As many as 60 million European consumers will bank via the Web in 2003, up from 23 million in 2000, with the numbers moving online set to rise to 84 million over the next four years, according to estimates by Datamonitor.
The increase between 2000 and projected 2003 figures reflects a compound annual growth rate of 37%. The research shows that the UK and Germany are Europe's biggest Web banking markets, although Scandinavia has the most - 0.4 - Internet bankers per head of the population.
But despite increasing numbers of net bankers, Datamonitor says the Web remains behind both branches and call centres as a business generator and in terms of customer usage. The report warns banks to remain focused on getting the basics of Internet banking right, pointing to the demise of Zurich Bank less than a year after launch to highlight the danger of over-ambition in the Internet banking space.
Alex Boorman, Datamonitor analyst and author of the report says setting realistic targets for customer acquisition, expansion plans and costing is vital for the long-term health of an Internet bank.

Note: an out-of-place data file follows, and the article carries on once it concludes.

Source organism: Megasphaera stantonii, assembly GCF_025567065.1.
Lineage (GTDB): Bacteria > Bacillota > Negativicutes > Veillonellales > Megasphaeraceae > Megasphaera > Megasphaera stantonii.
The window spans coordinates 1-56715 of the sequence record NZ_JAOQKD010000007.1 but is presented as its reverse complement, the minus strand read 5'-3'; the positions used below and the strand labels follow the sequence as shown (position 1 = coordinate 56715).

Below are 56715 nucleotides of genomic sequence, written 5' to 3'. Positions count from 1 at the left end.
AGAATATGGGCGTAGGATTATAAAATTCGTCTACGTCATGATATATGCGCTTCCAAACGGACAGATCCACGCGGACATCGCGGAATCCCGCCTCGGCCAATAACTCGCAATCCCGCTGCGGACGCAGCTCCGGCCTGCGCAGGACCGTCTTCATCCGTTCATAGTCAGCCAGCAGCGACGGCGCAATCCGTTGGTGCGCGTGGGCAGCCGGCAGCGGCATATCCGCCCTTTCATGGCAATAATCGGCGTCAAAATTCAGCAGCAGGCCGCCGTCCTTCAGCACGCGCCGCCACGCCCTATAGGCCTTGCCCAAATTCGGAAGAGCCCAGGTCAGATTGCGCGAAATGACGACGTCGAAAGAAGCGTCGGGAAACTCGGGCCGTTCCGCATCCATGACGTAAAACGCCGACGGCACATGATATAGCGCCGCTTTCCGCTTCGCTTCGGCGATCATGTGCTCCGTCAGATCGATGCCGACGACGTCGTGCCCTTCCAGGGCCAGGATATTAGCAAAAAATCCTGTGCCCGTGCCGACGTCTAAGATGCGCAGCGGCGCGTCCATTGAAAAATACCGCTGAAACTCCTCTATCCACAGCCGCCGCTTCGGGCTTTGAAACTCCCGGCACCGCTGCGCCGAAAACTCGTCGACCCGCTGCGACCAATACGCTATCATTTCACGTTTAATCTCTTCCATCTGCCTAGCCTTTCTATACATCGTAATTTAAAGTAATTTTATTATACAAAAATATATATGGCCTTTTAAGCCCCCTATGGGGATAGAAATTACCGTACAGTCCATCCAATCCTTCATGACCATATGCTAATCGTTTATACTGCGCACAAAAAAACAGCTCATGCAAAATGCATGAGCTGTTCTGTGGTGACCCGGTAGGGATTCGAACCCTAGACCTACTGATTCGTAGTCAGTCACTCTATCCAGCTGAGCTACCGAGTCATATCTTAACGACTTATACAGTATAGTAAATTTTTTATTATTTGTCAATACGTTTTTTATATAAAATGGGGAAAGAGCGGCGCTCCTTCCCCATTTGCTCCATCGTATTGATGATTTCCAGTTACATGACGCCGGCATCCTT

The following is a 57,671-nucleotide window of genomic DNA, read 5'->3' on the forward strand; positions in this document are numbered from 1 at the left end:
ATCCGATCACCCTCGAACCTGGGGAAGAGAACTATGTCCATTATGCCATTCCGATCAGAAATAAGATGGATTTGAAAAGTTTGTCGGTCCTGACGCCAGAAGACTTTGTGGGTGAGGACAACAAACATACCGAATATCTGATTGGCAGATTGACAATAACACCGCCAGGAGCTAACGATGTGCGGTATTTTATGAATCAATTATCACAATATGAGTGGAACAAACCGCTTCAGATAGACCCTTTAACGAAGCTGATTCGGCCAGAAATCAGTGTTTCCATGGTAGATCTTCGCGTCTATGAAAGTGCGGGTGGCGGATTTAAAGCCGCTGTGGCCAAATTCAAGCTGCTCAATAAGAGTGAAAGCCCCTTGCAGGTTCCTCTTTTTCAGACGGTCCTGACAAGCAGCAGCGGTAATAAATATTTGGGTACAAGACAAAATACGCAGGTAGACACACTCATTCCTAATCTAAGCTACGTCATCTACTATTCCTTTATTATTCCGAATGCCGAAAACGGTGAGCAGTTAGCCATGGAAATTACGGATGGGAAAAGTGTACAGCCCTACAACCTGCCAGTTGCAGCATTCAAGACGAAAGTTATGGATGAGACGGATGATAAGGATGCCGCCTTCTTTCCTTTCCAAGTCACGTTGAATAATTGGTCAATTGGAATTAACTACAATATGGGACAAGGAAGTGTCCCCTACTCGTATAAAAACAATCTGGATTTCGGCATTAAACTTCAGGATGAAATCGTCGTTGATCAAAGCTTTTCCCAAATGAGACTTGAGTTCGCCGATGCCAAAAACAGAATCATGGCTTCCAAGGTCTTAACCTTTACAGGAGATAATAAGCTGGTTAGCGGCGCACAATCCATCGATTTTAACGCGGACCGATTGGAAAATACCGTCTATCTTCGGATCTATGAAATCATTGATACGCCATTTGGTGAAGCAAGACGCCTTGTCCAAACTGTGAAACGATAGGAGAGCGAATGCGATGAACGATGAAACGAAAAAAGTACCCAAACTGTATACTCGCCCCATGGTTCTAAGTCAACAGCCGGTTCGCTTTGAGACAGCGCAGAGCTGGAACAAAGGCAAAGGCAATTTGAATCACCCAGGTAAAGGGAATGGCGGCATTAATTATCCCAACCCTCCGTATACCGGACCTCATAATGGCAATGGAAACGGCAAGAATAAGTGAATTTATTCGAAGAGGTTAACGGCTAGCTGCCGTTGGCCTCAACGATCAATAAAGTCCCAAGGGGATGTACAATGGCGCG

"The fact that over ambition contributed to the demise of Zurich Bank in much the same way it did First-e and other Internet banks more than 12 months earlier highlights how easy it is for those behind Internet banks to lose sight of realistic projections."
Datamonitor recommends that banks attempt to exploit the popularity of using the Internet for leisure purposes and attract customers who use the Web for entertainment or to research products and services.
Scandinavian bank Nordea has already done this and has partnered with Finnish national lottery operator Veikkaus to allow customers to play online games via the OnNet Internet gaming platform.